Solid fat content, or SFC in short, is considered a critical quality control parameter for edible oils utilized in the confectionery, bakery, and margarine sectors. But conventional techniques for determining the precise SFC in edible oils and fats are not only slow but also inaccurate.
By contrast, nuclear magnetic resonance (NMR) can redefine the way individuals conform to official standards and help identify accurate SFC in edible oils and fats.
Improving Health and the Taste Experience
Food production is bound by numerous regulations developed to ensure the health and safety of the consumer. But advice and legislation regarding fat profiles change constantly as researchers come to terms with the advantages or drawbacks of specific substances.
Trans fats are an excellent example of a substance that was earlier assumed to be beneficial. However, people are now aware that these fats can actually increase the risk of coronary artery disease. In order to reduce trans fats, the product has to be reformulated without compromising on the properties that tempt consumers to purchase it.
In particular, SFC plays a major role in how food feels and tastes. “Mouthfeel” is one of the most vital aspects of how people perceive food, and this mostly had to do with the types of fat utilized in the products.
People of a specific age might recall the old advertising slogan—“the milk chocolate melts in your mouth, not in your hands.” That is one way where SFC plays a role—by establishing the melting profiles of numerous edible oils utilized in confectionery.
At the other end of the scale, the same SFC helps to identify the temperatures at which food can be stored. This helps to retain the quality and safety aspects of the food all through its production and distribution. Hence, SFC plays an important role in how food is produced and stored, and also how it is made healthier and tastier.
As a result, the precise measurement of the SFC represents a major part of the food production process. Conventionally, a thermo-analytical technique called dilatometry would be used for measuring the expansion or shrinkage of materials over a regulated temperature system. But this method is considered cumbersome, inaccurate, and slow. Hence, several laboratories and companies have switched to NMR to establish the accurate levels of SFC in any specified product.
A Simple, Speedy Process
The NMR measurement process is simple. After the samples are melted and cooled to zero temperature for an hour, each of them is heated to the correct temperature. Subsequently, an eight-second picture is taken of both the liquid and solid signals from the NMR Free Induction Decay (FID) of the sample. The samples are measured for every temperature of interest, until a complete melting profile has been achieved for every sample.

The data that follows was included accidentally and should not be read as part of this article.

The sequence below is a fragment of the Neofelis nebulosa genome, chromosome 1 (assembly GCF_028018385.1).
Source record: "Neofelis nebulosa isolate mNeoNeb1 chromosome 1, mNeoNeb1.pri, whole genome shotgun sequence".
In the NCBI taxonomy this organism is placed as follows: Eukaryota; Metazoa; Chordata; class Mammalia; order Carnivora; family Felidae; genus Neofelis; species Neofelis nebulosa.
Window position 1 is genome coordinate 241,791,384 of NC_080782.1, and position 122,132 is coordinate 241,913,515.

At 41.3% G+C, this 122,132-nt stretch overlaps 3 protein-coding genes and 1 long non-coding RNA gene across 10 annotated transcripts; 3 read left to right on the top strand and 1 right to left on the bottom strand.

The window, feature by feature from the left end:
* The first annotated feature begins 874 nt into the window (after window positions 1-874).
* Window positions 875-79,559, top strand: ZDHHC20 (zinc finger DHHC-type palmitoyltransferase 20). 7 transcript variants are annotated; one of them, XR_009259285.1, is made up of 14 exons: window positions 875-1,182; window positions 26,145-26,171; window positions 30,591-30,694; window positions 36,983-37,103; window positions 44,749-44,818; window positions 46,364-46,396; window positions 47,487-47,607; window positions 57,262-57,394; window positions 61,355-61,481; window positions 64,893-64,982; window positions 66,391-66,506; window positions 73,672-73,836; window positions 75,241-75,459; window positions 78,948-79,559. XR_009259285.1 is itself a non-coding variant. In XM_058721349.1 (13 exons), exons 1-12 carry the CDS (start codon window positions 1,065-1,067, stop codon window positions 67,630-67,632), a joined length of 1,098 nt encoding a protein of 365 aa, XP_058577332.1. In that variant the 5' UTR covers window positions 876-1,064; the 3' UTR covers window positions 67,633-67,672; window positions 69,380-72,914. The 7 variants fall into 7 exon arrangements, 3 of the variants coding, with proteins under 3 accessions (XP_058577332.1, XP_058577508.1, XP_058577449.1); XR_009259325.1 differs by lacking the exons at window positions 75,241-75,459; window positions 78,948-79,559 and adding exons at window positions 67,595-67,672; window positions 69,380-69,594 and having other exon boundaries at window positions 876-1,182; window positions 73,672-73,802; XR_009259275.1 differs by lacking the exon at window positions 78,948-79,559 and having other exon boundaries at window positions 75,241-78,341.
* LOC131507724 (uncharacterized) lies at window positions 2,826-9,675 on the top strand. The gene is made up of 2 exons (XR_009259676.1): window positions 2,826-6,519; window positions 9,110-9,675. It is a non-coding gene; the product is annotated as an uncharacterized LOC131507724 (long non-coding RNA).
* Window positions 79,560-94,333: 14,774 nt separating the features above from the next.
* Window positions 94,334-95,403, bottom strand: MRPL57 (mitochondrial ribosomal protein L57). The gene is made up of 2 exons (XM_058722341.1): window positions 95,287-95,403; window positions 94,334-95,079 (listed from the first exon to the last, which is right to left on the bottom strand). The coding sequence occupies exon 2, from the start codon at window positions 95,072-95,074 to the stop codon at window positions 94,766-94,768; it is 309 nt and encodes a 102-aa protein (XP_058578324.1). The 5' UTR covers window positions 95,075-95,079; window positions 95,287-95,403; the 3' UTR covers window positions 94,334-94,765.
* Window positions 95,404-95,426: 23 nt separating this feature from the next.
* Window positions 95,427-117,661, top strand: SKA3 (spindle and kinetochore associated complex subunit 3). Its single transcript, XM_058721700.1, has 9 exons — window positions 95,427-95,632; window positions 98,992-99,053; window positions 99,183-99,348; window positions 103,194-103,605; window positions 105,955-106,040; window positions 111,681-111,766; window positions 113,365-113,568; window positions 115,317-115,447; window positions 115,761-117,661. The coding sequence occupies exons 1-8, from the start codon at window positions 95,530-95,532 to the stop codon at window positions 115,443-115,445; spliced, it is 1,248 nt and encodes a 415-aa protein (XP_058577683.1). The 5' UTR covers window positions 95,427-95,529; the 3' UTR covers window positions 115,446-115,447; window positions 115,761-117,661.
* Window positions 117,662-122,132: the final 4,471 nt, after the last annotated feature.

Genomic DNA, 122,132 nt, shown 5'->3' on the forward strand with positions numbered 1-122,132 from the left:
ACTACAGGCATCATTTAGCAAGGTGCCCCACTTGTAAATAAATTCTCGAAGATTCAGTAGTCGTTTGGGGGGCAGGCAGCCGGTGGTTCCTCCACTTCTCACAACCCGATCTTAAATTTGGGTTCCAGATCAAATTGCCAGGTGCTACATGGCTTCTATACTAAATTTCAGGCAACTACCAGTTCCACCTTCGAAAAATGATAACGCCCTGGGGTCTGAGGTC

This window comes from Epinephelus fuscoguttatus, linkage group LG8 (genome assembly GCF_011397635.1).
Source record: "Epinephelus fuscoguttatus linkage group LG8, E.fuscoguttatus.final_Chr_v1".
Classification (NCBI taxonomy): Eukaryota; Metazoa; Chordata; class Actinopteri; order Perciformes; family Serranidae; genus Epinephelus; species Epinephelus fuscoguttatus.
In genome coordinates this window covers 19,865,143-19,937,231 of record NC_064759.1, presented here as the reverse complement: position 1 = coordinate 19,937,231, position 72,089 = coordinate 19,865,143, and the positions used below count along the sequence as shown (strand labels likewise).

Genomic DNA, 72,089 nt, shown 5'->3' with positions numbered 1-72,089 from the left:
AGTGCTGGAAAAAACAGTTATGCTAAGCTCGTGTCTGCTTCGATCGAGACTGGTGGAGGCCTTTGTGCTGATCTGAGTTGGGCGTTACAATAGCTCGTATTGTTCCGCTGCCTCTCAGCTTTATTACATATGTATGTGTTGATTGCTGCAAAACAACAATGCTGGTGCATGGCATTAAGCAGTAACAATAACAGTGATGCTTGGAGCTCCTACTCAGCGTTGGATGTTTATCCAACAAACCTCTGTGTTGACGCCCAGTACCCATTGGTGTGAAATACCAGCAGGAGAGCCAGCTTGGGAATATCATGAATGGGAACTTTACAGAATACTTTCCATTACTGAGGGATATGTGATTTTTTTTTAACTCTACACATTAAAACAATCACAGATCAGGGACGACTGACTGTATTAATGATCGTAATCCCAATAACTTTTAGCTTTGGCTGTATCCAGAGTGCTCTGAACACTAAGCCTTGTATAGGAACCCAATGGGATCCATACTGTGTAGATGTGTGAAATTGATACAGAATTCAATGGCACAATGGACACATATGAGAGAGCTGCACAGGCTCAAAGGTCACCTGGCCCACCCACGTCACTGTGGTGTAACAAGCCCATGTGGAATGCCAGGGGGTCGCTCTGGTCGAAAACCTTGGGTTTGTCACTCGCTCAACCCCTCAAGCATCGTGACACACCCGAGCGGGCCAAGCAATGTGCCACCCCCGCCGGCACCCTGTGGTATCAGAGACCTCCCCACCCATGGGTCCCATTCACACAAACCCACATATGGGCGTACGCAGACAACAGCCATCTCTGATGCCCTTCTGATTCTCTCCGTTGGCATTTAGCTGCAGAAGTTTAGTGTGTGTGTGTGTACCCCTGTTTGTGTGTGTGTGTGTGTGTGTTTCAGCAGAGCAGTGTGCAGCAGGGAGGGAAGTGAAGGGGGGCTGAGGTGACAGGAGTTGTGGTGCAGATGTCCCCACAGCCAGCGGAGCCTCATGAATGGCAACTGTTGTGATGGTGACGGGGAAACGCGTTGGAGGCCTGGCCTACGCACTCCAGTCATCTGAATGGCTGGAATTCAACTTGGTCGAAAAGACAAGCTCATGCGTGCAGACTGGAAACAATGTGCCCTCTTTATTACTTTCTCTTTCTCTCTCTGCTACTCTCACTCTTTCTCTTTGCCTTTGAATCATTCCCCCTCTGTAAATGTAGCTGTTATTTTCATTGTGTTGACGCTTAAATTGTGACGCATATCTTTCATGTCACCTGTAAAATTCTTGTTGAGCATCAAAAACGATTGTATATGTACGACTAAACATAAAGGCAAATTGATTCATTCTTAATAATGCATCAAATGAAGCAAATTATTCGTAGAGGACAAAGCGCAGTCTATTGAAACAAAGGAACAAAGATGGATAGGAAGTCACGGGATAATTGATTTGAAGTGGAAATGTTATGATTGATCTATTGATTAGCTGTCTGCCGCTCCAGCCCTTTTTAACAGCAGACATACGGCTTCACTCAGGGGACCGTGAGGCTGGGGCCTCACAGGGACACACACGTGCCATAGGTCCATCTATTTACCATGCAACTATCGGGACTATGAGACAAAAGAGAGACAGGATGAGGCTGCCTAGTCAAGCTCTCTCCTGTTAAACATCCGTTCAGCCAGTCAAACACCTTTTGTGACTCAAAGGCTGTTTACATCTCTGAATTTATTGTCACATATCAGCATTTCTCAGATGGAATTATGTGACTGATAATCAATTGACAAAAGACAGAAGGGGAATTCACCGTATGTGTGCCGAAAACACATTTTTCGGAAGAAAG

That is the reason why NMR has been the preferred technique for the food sector for many years, but it can be very difficult to find the right device. While the process may seem to be easy, the related technical equipment and software also play a major role.
The MQC+23 NMR analyzer available from Oxford Instruments strives to wrap everything that might be needed by a laboratory into a single sleek package. The analyzer includes an SFC calibration, analysis, and reporting software that guides users via the measurement process, and keeps a record of measurement temperatures and sample identification.
The built-in Solid Fat Reporter software makes it possible to examine, plot, and export the data to other programs and to generate melting profile curves. All these processes are helped by instructions in English, German, French, Japanese, Chinese or Spanish.
The advanced software enables users to accurately measure the varying fat profiles as temperatures increase, without any scope for human errors. The same NMR software and device can also be employed for other measurements, like oil and/or fat content in food.
The NMR technique offers a clean, rapid, and reliable solution for analyzing SFC in edible oils. It offers a more effective method to achieve precise results without the need for extensive training.
If users want to track the SFC content of edible oils, the MQC+23 NMR analyzer from Oxford Instruments offers a user-friendly and fully compliant solution with a compact benchtop footprint.
To arrange a demonstration and see how Oxford Instruments’ novel measurement solutions can enhance their operation, users can contact one of the company’s expert team members.
This information has been sourced, reviewed and adapted from materials provided by Oxford Instruments Magnetic Resonance.
For more information on this source, please visit Oxford Instruments Magnetic Resonance.